Despite its popularity among the public as a putatively scientific enterprise, cryptozoology continually fails to impress most qualified zoologists. But for academics working in fields allied with the humanities, the allure of cryptozoology has proven more enticing.
One such scholar is anthropologist Samantha Hurn, who teaches “Anthrozoology” courses at England’s University of Exeter and is the editor of the book Anthropology and Cryptozoology: Exploring Encounters with Mysterious Creatures. This collection of 12 scholarly essays was originally published by Routledge in 2017 as a hardcover, and is now available in paperback.
Hurn’s interest in cryptozoology was sparked while doing field research in Wales. Farmers and hunters from the rural part of the country repeatedly told her that large, non-indigenous predatory cats resided in the area. Alien Big Cats (ABCs for short) are a staple of cryptozoology, and like other cryptids, are dismissed by mainstream zoologists. Hurn initially dismissed the reality of such creatures, too – until she saw one for herself.
Hurn goes on to discuss the “Father of Cryptozoology,” Bernard Heuvelmans, and how his vision sounds more like anthropology than traditional zoology, with its emphasis on eyewitness interviews and the scouring of historical records in search of monsters. Hurn sees cryptozoology fitting nicely into what she and several of her contributors describe as the “ontological turn” of anthropology, which emphasizes the idea that one’s experiences don’t always correlate to reality as empirically verified. In Hurn’s case, this means that while she maintains that she did encounter an ABC in the Welsh countryside, the experience doesn’t necessarily lead her to declare that ABCs exist in the U.K. in a way that science can verify.
Approached from this perspective, Hurn sees Heuvelmans’ work as prescient in its championing of alternative ways of knowing about the natural world, and notes the value he placed on indigenous knowledge. Like Heuvelmans, Hurn also criticizes scientists who maintain that the only way to learn about an animal is to capture or kill it, and echoes his concerns about wildlife conservation. She also criticizes those skeptics who consider cryptids to be a purely social phenomenon, commenting that cryptids are “creatures of the imagination, but not imaginary creatures” (p. 215).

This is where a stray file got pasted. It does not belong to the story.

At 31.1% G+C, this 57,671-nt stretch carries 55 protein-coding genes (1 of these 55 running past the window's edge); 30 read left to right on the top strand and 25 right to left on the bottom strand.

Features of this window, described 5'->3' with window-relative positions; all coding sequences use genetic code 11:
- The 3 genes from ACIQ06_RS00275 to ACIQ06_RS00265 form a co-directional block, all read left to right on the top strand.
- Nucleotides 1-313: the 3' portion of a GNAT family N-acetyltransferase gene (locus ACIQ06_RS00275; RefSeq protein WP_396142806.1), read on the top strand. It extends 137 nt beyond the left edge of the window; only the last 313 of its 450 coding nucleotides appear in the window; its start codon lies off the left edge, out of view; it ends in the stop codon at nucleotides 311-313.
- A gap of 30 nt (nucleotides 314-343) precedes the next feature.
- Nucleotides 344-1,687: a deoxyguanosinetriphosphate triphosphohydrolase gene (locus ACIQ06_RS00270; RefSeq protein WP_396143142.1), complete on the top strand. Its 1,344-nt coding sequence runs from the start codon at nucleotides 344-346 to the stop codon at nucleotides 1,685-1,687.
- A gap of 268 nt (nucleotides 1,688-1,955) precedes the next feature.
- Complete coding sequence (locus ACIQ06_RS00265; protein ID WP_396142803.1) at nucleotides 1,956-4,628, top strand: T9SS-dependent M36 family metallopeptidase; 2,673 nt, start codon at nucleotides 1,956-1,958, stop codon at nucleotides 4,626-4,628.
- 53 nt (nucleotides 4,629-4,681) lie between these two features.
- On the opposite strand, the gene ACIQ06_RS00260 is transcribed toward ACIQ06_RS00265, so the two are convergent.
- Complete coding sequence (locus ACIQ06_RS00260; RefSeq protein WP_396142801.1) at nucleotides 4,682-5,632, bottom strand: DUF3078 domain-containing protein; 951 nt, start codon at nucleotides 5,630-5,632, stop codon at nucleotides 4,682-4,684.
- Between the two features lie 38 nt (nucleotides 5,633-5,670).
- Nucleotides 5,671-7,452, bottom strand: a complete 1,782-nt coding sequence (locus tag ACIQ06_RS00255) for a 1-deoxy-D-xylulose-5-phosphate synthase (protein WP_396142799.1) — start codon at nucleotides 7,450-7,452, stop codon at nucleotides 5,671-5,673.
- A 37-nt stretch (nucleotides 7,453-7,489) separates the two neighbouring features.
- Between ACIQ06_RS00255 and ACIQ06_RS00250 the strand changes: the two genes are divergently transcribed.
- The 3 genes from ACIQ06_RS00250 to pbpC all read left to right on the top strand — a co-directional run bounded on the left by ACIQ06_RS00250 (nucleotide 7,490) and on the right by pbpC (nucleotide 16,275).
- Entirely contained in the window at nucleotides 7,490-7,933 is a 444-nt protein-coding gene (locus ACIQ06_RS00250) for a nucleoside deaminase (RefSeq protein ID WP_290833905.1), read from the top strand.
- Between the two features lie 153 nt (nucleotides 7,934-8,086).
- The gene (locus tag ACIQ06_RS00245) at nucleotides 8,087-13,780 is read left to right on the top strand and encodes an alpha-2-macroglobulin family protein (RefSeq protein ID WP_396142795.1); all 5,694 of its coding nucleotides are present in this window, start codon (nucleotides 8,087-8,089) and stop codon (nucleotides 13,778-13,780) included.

Most of the 14 other contributors to Anthropology and Cryptozoology are also anthropologists, with the few exceptions falling into related fields like sociology, religious studies, and English. Only anthropologist Gregory Forth’s name is likely to be familiar to those with an interest in cryptozoology, due to his public championing of the mythical wild-men of Indonesia. Considering Hurn’s experience, it’s not surprising that ABCs are addressed in five of the 12 essays, including Forth’s, which uses linguistics to examine claims of wild cats in Indonesia.
Two other notable ABC essays are Martin T. Walsh and Helle V. Goldman’s examination of Zanzibar leopards, which are officially extinct but continue to be reported, though mostly in a supernatural context as witch’s familiars. Sociologist Adrian Franklin looks at ABCs in Dartmoor and Dorset, employing ethnography to refute skeptical claims that such reports are the product of urbanites longing for a restored wilderness. Franklin says that argument falls apart when you realize the bulk of reports come from rural people who are terrified of these alleged animals, and further asks that if people are looking for a restored wilderness, why aren’t they seeing wolves and bears instead of exotic cats?
Another standout essay is Stephanie S. Turner’s “The place of cryptids in taxonomic debates,” which consists of a well-researched history of cryptozoology since the glory days of Heuvelmans and the International Society of Cryptozoology (1982-1998), up to recent developments like Forth’s Indonesian wild-men claims. Turner’s essay is also the only place where readers will find such marquee monsters as Bigfoot, the Yeti, Nessie, and the chupacabra, as otherwise the cryptids featured in Anthropology and Cryptozoology are far more eclectic.
Many of the “animals” in Anthropology and Cryptozoology are so eclectic, it’s not clear they should count as cryptids. These include Michael Heneise and Mette M. High’s work on shape-shifting Indo-Burmese tiger-men and Mongolian wolf-people, Penelope Bernard and Bettina A. Schmidt’s examinations of African and Brazilian mermaids (which play a role in complex religious systems and only appear in people’s dreams), Luci Attala’s consideration of drug-induced visions of serpents, and Tanya J. King’s ethnographic study of the ganka, a cephalopod from the folklore of New Jersey commercial fishermen. They’re all fascinating, but none of them contain any suggestions that the creatures are based on undiscovered species which conventional scientists have somehow managed to overlook.
Walsh and Goldman explicitly question this ontological approach, noting that one of the major downfalls of cryptozoology is its continued refusal to distinguish between reality and imagination, treating the two realms as equivocal. It’s good that Hurn is evidently open to such criticism, because while it’s exciting to consider the ever-so-remote possibility that her ABC story is genuine, its credibility is diminished when lumped in with tales of hypnagogic mermaids and hallucinatory serpents.
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